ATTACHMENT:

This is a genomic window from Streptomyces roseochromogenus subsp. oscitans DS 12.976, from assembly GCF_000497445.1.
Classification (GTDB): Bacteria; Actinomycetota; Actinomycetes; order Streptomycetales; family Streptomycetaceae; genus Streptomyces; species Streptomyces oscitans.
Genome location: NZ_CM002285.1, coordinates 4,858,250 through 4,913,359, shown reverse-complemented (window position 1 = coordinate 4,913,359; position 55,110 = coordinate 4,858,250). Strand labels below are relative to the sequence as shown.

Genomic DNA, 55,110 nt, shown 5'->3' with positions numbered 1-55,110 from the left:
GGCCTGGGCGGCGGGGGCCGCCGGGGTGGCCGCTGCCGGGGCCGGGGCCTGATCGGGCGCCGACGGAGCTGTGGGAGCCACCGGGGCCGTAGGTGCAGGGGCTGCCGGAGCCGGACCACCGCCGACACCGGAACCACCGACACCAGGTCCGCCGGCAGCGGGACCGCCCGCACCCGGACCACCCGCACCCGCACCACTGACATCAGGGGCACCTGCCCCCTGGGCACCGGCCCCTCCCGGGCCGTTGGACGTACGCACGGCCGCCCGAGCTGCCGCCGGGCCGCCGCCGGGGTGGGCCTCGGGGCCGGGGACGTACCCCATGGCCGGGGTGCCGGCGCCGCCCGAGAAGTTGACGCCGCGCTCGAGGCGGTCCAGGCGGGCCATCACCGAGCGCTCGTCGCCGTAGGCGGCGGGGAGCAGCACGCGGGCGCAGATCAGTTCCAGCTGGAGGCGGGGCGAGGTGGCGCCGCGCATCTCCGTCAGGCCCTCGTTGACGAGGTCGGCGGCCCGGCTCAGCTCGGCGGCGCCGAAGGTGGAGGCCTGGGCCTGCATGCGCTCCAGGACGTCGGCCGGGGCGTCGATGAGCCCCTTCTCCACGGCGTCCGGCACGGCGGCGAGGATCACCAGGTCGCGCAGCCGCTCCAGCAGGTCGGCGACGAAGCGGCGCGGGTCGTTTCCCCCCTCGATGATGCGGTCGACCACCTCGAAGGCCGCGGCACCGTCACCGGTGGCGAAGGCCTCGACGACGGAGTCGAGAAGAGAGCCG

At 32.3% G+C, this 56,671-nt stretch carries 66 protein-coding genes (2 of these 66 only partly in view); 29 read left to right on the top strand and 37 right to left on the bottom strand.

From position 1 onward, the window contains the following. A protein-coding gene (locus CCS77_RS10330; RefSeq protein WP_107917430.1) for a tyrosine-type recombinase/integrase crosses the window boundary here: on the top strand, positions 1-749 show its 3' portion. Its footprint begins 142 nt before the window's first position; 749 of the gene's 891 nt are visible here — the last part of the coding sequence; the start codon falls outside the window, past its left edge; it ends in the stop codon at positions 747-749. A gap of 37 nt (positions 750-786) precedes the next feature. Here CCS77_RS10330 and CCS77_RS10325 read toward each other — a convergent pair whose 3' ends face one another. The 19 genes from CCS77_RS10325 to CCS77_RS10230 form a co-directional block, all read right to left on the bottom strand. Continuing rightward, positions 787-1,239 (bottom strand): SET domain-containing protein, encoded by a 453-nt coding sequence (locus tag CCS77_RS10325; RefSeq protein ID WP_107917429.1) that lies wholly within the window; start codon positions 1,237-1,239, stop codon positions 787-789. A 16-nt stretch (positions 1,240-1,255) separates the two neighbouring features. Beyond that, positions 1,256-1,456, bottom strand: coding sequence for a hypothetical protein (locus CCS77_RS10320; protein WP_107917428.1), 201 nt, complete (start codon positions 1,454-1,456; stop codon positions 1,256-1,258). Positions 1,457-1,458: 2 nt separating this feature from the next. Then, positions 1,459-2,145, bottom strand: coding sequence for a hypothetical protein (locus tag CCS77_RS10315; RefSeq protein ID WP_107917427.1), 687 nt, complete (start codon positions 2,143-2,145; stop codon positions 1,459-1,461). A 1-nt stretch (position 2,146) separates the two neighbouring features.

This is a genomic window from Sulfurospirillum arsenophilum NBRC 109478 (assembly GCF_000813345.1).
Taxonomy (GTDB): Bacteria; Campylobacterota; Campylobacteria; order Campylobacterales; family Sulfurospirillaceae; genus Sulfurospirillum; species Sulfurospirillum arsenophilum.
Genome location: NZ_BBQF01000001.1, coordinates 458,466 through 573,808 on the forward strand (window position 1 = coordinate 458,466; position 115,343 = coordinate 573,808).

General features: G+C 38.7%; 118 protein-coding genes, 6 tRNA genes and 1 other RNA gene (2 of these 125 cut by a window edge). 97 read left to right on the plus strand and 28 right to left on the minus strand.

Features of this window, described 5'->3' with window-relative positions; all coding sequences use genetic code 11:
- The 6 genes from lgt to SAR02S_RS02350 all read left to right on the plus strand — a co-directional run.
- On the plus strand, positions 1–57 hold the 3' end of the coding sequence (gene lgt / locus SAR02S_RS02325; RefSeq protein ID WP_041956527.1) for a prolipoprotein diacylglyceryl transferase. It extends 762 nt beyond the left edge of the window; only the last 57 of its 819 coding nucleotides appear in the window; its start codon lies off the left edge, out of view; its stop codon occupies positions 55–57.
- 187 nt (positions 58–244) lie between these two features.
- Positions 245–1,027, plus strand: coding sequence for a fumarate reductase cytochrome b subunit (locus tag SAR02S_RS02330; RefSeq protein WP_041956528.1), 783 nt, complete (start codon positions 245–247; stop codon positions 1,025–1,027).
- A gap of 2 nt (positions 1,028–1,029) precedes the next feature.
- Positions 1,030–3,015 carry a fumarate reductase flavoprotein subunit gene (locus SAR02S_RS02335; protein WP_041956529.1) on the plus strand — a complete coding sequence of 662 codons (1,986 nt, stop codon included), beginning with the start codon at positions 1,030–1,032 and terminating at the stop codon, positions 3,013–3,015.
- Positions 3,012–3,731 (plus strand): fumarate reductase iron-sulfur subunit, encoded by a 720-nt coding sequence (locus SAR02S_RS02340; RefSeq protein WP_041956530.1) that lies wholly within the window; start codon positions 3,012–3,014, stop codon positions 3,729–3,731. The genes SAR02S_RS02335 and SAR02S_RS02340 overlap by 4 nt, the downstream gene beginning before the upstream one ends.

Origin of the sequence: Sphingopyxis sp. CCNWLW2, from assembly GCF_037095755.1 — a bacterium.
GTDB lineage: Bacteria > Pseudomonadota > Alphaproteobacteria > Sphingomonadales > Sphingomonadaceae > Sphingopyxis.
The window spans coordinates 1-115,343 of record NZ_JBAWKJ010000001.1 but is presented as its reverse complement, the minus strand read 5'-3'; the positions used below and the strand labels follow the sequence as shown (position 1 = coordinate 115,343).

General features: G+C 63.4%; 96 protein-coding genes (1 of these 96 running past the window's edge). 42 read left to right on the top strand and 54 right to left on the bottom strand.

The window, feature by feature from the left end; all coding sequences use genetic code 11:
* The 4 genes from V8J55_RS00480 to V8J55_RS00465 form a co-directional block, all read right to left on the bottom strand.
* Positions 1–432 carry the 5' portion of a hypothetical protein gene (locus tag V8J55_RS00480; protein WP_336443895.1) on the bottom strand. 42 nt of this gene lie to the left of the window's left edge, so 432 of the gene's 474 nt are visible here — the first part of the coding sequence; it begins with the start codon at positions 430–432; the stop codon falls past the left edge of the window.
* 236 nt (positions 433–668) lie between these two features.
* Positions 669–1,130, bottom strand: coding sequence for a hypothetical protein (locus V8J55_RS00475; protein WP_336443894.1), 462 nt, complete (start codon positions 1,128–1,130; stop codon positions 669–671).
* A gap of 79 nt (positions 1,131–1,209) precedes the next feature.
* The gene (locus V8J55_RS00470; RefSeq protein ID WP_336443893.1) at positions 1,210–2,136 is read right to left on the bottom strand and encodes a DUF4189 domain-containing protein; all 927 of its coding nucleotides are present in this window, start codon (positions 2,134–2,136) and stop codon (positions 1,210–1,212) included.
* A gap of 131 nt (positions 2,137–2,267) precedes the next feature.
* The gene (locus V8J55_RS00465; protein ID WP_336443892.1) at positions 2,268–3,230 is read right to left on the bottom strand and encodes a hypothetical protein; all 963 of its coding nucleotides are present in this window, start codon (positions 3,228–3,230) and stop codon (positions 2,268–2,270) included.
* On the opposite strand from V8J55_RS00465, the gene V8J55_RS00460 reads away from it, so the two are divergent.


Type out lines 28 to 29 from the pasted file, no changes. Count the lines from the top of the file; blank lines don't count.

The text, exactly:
* Positions 669–1,130, bottom strand: coding sequence for a hypothetical protein (locus V8J55_RS00475; protein WP_336443894.1), 462 nt, complete (start codon positions 1,128–1,130; stop codon positions 669–671).
* A gap of 79 nt (positions 1,131–1,209) precedes the next feature.